PILOT FLIES IN SUPPLY FROM EAGLE RIVER
When it rains, it pours hand sanitizer.
After the Must Read Alaska story about one business’ struggle to cope with an impossible government COVID-19 regulation, Alaskans stepped up to help.
The back story: Jason Floyd and his family had lost their other small business lines of income due to the various government restrictions during the COVID-19 pandemic. There would be no peony market this year, and the 4-H contract to manage the exchange student program was cancelled. Piano and voice lessons, which were Michele Floyd’s income stream, are now verboten by government order.
But when they learned they had to have hand sanitizer at the door of their AmmoCan Coffee Shop, they were at a loss — no one had any available in Soldotna. They were on the brink of closing the doors, business had been so difficult for the past several weeks of government-mandated shutdown.
They read the regulations and the penalties were clear: They could go to prison if they did not comply with the hand-sanitizer rule.
Soon, however, the coveted product came flying in the door. Friends of the Floyds answered the call and brought them so much hand sanitizer that “I could have filled a swimming pool with it,” Floyd said. “My phone has been blowing up with people wanting to bring some over.”
A pharmacist in Anchorage who heard about the plight of the business called a pharmacist in Soldotna and asked him to help out. That was the first ray of hope for the Floyds, and that’s when everything turned around. They were told to come over with a gallon jug and fill it up with gloppy virus-killing elixir that the pharmacist was making by the vat.
Then, in typical Alaska style, a private pilot flew a box of the product in from the Eagle River area. Ken McCarty loaded up his plane on Saturday and flew out of the Birchwood Airport, landing in Kenai. He was met by Floyd, who promised him a cup of coffee, hand delivered.
By Saturday night, Floyd was telling good-hearted hand sanitizer donors to look around and see if any other business they care about could use it, because he had more than AmmoCan can reasonably use in a month, and lots of businesses were in the same boat.
Soon after that, Floyd learned that the State of Alaska had suddenly cancelled the health mandate that restaurants have to have hand sanitizer in the entry.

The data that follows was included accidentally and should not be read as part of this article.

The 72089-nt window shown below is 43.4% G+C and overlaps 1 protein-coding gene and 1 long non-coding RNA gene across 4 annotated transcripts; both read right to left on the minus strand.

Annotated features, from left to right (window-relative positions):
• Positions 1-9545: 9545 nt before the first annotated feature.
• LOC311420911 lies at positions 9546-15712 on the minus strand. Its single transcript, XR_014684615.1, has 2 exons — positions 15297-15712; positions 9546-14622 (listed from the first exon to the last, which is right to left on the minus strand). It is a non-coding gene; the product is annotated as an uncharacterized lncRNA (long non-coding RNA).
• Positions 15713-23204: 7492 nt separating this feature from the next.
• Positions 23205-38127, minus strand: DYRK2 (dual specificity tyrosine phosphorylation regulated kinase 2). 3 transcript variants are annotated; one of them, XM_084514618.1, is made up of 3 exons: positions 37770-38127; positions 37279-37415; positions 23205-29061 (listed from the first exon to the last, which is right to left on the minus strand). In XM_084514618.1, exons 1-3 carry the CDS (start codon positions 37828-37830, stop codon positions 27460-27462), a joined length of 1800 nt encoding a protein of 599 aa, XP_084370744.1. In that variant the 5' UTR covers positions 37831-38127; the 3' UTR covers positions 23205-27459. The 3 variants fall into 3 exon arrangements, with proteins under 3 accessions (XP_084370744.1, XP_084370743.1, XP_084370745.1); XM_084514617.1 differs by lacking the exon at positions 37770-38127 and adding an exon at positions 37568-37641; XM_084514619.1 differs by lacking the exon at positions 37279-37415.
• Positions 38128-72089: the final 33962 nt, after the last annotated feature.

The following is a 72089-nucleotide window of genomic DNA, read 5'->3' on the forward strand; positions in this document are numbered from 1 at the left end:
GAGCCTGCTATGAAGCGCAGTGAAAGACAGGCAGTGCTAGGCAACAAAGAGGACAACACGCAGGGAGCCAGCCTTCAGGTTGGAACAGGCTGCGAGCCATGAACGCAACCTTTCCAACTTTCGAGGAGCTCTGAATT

While AmmoCan Coffee was getting set up by Alaskans to meet the regulations, the regulation itself was being shelved.
The GoFundMe page set up by Must Read Alaska to Save AmmoCan Coffee has also helped keep the shop from going broke. Participants have raised over $7,300 for the little coffee shop on the Kenai Peninsula.
The Floyds have been overwhelmed with the support they received from people they’ve never even met, as well as the hundreds of well-wishers who came by and called to promise them they’d come by and get some coffee. Floyd said his family was the subject of a lot of heartfelt prayer, as well. He accepted all of the help with humility and gratitude.
“This is why I love Alaska so much,” Floyd said. “This is what Alaska is all about — taking care of each other.”
The first check for $3,000 from the GoFundMe campaign has already been sent to the the Floyds; the second check will go out this week, with what this writer hopes is enough to save a family business from ruin by getting them through the next couple of months of economic disaster.
The coffee shop, run by the entire family, doesn’t fit the mold for the SBA government loans — and those have been hard to come by even for those who do fit the mold.
But the Must Read Alaska readership came through to give back to a family that has been “paying it forward” for years in their community.
Read the original story here: